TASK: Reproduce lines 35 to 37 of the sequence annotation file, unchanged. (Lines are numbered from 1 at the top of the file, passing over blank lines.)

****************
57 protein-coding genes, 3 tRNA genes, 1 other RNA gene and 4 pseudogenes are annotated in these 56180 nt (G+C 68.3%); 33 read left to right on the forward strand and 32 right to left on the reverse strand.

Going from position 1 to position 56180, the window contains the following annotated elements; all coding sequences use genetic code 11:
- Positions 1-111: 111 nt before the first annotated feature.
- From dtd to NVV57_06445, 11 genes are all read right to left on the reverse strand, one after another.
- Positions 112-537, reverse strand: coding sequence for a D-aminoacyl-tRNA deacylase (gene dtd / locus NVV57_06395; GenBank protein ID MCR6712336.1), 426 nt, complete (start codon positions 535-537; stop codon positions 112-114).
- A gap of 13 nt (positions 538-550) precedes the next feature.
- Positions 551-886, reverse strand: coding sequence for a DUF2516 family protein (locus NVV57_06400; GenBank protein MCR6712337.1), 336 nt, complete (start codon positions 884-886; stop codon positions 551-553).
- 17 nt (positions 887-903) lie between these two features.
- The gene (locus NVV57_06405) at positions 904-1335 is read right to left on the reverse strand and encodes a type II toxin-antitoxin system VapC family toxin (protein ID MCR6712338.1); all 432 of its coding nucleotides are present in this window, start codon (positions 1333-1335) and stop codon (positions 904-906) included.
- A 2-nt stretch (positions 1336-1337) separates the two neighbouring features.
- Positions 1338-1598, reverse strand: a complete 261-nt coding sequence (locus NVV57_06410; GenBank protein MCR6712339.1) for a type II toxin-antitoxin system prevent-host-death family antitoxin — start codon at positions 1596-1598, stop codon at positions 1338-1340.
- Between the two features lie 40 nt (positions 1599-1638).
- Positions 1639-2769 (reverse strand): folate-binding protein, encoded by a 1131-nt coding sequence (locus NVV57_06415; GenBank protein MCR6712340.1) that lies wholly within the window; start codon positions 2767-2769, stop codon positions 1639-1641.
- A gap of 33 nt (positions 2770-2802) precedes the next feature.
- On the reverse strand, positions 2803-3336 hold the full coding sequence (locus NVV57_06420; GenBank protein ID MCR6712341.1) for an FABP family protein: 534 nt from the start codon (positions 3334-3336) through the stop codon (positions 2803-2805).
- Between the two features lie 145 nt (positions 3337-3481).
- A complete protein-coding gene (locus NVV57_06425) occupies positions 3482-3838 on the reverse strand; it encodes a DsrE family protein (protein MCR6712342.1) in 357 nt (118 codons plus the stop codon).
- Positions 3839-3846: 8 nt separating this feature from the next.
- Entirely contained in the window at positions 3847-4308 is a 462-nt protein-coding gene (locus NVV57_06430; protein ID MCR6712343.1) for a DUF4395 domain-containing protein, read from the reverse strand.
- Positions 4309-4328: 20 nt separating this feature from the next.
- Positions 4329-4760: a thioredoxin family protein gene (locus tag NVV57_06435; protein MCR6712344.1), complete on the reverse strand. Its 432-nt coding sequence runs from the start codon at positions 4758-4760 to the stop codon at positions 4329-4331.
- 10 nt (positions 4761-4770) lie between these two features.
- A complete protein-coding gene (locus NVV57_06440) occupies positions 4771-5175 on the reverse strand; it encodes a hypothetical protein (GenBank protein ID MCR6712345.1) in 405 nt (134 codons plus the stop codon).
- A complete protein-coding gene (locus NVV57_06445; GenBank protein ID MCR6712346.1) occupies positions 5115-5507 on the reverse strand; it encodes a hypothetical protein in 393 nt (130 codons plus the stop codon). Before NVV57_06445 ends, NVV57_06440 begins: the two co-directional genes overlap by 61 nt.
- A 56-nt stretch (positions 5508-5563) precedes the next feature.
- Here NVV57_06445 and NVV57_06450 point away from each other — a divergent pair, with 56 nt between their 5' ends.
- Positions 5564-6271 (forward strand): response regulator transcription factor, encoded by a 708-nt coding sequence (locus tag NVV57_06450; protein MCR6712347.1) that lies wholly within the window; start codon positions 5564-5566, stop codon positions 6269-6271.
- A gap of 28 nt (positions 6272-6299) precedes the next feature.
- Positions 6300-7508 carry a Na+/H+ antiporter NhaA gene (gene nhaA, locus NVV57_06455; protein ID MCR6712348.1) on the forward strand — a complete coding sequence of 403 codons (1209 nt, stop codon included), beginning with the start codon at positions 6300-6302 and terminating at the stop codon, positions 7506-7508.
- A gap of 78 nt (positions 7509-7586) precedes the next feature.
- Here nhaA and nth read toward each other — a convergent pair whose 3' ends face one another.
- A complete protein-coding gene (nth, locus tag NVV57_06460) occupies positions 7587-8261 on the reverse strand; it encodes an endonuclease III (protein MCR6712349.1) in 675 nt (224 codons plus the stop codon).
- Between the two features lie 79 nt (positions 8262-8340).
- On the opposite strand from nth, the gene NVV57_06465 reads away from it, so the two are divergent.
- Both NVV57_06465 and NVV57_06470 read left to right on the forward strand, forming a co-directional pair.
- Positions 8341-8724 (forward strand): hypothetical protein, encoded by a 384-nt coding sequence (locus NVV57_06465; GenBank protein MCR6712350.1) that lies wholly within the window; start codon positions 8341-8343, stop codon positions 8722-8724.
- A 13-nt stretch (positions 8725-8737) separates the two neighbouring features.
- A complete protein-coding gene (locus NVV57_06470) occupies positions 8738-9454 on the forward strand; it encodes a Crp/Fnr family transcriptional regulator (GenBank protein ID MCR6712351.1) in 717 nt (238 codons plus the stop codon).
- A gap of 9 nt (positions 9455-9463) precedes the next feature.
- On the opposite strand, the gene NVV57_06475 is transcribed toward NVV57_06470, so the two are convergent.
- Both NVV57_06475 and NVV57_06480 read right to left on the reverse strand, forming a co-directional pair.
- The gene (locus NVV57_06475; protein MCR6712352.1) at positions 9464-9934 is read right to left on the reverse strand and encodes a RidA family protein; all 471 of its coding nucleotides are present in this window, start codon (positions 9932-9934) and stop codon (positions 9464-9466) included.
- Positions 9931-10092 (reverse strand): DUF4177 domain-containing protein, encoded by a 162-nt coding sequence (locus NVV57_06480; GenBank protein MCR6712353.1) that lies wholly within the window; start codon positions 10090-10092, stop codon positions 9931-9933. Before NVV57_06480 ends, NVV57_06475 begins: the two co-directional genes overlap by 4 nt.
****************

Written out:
- Both NVV57_06465 and NVV57_06470 read left to right on the forward strand, forming a co-directional pair.
- Positions 8341-8724 (forward strand): hypothetical protein, encoded by a 384-nt coding sequence (locus NVV57_06465; GenBank protein MCR6712350.1) that lies wholly within the window; start codon positions 8341-8343, stop codon positions 8722-8724.
- A 13-nt stretch (positions 8725-8737) separates the two neighbouring features.